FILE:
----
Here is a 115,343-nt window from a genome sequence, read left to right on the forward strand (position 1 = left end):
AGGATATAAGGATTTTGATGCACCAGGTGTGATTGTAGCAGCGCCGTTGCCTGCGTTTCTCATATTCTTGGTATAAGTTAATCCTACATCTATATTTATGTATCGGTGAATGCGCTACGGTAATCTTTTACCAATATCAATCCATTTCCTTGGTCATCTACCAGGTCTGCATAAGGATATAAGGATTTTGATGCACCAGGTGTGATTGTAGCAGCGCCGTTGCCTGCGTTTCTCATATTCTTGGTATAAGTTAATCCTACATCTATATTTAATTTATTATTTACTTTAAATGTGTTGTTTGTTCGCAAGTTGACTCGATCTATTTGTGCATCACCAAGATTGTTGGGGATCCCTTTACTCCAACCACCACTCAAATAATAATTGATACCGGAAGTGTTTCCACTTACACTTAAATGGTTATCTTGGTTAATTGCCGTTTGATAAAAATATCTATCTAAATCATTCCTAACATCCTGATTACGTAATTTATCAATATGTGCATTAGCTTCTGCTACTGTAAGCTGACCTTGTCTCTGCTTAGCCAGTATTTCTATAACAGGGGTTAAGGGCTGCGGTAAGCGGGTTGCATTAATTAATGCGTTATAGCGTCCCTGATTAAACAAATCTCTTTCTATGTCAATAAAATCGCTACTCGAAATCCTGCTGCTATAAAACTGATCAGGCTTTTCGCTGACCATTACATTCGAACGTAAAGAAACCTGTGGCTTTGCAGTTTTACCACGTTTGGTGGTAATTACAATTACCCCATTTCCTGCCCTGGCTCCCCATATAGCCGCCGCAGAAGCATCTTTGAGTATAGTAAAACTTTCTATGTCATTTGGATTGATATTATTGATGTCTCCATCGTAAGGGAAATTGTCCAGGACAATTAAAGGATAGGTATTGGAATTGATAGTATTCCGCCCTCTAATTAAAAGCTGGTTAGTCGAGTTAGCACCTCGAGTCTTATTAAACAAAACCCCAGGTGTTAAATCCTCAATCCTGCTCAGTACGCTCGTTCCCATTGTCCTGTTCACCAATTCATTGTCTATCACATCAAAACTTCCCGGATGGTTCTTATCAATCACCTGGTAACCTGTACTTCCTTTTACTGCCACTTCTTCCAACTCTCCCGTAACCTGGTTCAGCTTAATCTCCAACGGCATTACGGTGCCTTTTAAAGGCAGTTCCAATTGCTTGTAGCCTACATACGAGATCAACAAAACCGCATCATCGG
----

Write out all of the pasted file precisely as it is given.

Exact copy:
Here is a 115,343-nt window from a genome sequence, read left to right on the forward strand (position 1 = left end):
AGGATATAAGGATTTTGATGCACCAGGTGTGATTGTAGCAGCGCCGTTGCCTGCGTTTCTCATATTCTTGGTATAAGTTAATCCTACATCTATATTTATGTATCGGTGAATGCGCTACGGTAATCTTTTACCAATATCAATCCATTTCCTTGGTCATCTACCAGGTCTGCATAAGGATATAAGGATTTTGATGCACCAGGTGTGATTGTAGCAGCGCCGTTGCCTGCGTTTCTCATATTCTTGGTATAAGTTAATCCTACATCTATATTTAATTTATTATTTACTTTAAATGTGTTGTTTGTTCGCAAGTTGACTCGATCTATTTGTGCATCACCAAGATTGTTGGGGATCCCTTTACTCCAACCACCACTCAAATAATAATTGATACCGGAAGTGTTTCCACTTACACTTAAATGGTTATCTTGGTTAATTGCCGTTTGATAAAAATATCTATCTAAATCATTCCTAACATCCTGATTACGTAATTTATCAATATGTGCATTAGCTTCTGCTACTGTAAGCTGACCTTGTCTCTGCTTAGCCAGTATTTCTATAACAGGGGTTAAGGGCTGCGGTAAGCGGGTTGCATTAATTAATGCGTTATAGCGTCCCTGATTAAACAAATCTCTTTCTATGTCAATAAAATCGCTACTCGAAATCCTGCTGCTATAAAACTGATCAGGCTTTTCGCTGACCATTACATTCGAACGTAAAGAAACCTGTGGCTTTGCAGTTTTACCACGTTTGGTGGTAATTACAATTACCCCATTTCCTGCCCTGGCTCCCCATATAGCCGCCGCAGAAGCATCTTTGAGTATAGTAAAACTTTCTATGTCATTTGGATTGATATTATTGATGTCTCCATCGTAAGGGAAATTGTCCAGGACAATTAAAGGATAGGTATTGGAATTGATAGTATTCCGCCCTCTAATTAAAAGCTGGTTAGTCGAGTTAGCACCTCGAGTCTTATTAAACAAAACCCCAGGTGTTAAATCCTCAATCCTGCTCAGTACGCTCGTTCCCATTGTCCTGTTCACCAATTCATTGTCTATCACATCAAAACTTCCCGGATGGTTCTTATCAATCACCTGGTAACCTGTACTTCCTTTTACTGCCACTTCTTCCAACTCTCCCGTAACCTGGTTCAGCTTAATCTCCAACGGCATTACGGTGCCTTTTAAAGGCAGTTCCAATTGCTTGTAGCCTACATACGAGATCAACAAAACCGCATCATCGG